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Mindfulness helps children as young as 3 manage their emotions during school

Medical X-Press – Ashley Jupin

“Mindfulness, a practice that’s growing in popularity, is widely praised as an antidote for the stresses of everyday life and a resource that can help many—from anxious dieters and harried employees to recovering addicts and hospital patients—decompress. Now mindfulness has found its way into a classroom in Watts, where children as young as 3 are using it to manage their emotions and stay calm. Using a strategy called Calm Classroom, students, ranging from transitional kindergartners to fifth graders at the Florence Griffith Joyner Elementary School, are being guided by teachers three times during the school day through three-minute mindfulness exercises that call on students to refocus their attention on deep breathing, relaxation and body awareness.”(more)

Early math instruction: A predictor for academic success

Education Dive – Staff Writer

“Want your early learners to have long-term reading success? Teach them math. Recent research links high-quality math instruction at the earliest grade levels to improved academic success through high school—and not just in math‑related subjects. Effective early math instruction also leads to later success in reading skills and oral language abilities like: vocabulary, inference, independence and grammatical complexity. In fact, pre-K math scores are a better indicator of later reading success than pre-K reading scores, according to research by Dr. Douglas Clements, Kennedy Endowed Chair in Early Childhood Learning.”(more)

This one test could predict school success beginning in kindergarten

E-School News – Laura Devaney

“Researchers at the University of Missouri (MU) College of Education have developed a one-item readiness test that can accurately predict kindergartners’ success in school. Researchers said they developed the test because kindergarten is an important developmental year for children–they will face many challenges and risk falling behind if they are not successful early in the year. Identifying students early in the year who may have problems can allow teachers and parents to provide special attention throughout the year to help them succeed, said Melissa Stormont, a professor of special education at MU.”(more)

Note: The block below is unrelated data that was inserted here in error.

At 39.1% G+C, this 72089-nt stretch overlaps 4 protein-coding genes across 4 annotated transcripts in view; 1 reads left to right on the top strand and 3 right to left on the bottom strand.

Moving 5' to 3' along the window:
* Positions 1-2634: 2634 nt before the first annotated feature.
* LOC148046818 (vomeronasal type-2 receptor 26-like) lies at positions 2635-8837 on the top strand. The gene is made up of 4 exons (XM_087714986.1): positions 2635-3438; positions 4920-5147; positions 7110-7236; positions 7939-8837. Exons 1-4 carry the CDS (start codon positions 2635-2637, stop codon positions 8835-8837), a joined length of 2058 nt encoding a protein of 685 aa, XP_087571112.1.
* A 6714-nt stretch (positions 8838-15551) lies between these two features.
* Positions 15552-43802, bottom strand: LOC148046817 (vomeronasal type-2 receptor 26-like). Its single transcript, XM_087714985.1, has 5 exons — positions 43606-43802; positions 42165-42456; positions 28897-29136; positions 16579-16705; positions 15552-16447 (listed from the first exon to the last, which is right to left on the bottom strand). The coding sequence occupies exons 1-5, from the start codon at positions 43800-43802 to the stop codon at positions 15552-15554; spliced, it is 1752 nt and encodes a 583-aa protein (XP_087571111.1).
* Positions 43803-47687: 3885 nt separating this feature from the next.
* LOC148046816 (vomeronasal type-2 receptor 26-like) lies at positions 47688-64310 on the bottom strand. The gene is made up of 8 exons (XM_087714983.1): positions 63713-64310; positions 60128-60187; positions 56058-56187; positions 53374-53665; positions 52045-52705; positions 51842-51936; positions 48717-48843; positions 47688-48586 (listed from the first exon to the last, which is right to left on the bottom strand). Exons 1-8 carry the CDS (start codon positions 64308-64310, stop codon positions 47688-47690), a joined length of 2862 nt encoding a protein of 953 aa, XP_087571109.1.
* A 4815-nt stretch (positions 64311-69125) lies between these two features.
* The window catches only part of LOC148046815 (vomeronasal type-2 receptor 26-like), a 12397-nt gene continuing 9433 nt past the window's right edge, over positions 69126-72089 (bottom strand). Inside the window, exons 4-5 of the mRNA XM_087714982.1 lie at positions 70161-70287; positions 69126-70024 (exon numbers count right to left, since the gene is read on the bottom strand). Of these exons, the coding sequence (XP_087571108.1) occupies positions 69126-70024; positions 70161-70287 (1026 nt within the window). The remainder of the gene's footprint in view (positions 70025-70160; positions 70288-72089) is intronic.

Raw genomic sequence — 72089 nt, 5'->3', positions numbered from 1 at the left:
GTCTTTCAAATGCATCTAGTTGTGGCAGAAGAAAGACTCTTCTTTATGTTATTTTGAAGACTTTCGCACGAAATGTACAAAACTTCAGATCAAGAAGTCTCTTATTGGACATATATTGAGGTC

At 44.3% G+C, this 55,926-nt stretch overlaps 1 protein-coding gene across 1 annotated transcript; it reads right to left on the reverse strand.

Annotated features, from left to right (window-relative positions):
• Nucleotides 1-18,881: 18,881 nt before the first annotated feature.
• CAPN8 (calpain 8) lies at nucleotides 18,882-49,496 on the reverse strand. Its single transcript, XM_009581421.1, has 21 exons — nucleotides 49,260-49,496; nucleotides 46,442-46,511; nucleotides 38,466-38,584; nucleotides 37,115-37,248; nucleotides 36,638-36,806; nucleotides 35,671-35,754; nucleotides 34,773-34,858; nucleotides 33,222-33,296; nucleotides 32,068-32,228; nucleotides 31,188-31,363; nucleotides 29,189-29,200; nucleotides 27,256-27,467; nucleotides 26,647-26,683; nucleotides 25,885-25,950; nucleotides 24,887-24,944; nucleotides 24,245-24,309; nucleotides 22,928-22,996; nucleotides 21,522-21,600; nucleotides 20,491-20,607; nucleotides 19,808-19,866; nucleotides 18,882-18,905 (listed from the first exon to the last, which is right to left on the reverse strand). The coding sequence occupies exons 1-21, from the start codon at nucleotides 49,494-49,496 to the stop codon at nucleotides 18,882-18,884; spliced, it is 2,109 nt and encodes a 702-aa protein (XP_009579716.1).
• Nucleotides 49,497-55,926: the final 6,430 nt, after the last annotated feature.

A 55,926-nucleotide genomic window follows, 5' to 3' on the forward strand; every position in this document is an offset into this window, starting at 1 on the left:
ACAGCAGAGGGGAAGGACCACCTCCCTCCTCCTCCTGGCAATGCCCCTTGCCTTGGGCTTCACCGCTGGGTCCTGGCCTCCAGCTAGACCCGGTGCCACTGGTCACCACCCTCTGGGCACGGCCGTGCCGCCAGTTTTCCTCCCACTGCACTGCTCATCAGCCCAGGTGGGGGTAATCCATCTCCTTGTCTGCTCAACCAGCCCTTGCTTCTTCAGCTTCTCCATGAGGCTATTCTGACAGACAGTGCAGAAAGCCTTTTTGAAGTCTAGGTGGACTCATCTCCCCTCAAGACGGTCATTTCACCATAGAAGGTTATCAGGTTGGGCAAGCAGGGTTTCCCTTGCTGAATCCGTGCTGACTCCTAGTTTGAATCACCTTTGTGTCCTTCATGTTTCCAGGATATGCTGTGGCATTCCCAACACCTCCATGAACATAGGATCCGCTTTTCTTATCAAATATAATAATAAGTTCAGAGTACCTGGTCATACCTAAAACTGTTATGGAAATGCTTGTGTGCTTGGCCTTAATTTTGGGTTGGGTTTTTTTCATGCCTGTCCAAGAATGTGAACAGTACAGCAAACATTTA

Column: Early education is one of our most important investments

Central Maine – Ben Gilman, Robert Gregoire and Matthew Pouliot

“No more chasing after the ice cream truck or hanging around the pool. As the temperatures begin to get chillier and the days a little shorter, many children across the state of Maine are headed back to school — and for many it is their first time. That is why now is a good time to talk about how important early care and education of Maine kids is toward ensuring they are on a path to success — helping move Maine forward economically and keeping Maine’s communities safe. As representatives of Maine’s business community, the Maine State Legislature, and law enforcement, we strongly believe that reaching our state’s kids early in their lives, so they will learn the skills they need to be contributing members of society in the future, is the most important investment we as a state can make.”(more)

Math skills in preschool help kids succeed later on

WTOP – Kristi King

“A new study suggests preschoolers are more likely to do well with math when entering kindergarten if they grasp two basic concepts: words associated with numbers, and the quantities they represent. The word ‘two,’ for example, means a pair of things, such as your eyes. “It seems kind of mundane to us, but it’s actually a very difficult process for kids,” said psychologist Dave Geary, from the University of Missouri Department of Psychological Sciences and Interdisciplinary Neuroscience. Preschoolers are also more likely to have later success with math, Geary said, if they understand that addition and subtraction mean you get more or have less of something.”(more)

Early childhood education matters to Latinos and everyone else

The Hill – Maria Teresa Kumar

“This presidential election will likely see the highest level of Latino voter participation in history, with some estimates projecting millions more Latinos voting in 2016 compared to 2012. As president and CEO of Voto Latino, I know that Latino voters care deeply and passionately about issues that strengthen families. And while the Latino community views immigration reform that upholds the dignity and contributions of our community as a central political and moral imperative, we are not single-issue voters. Like voters of all backgrounds, we care about the issues that most closely affect us and our families. It should be no surprise then that Latino voters are demanding policies that will shape a better future for their children, with particular emphasis on increasing investments in early childhood education. According to a new poll from the First Five Years Fund, early childhood education is among the top priorities for voters, second only to improving the quality of public education and above increasing the number of good-paying jobs.”(more)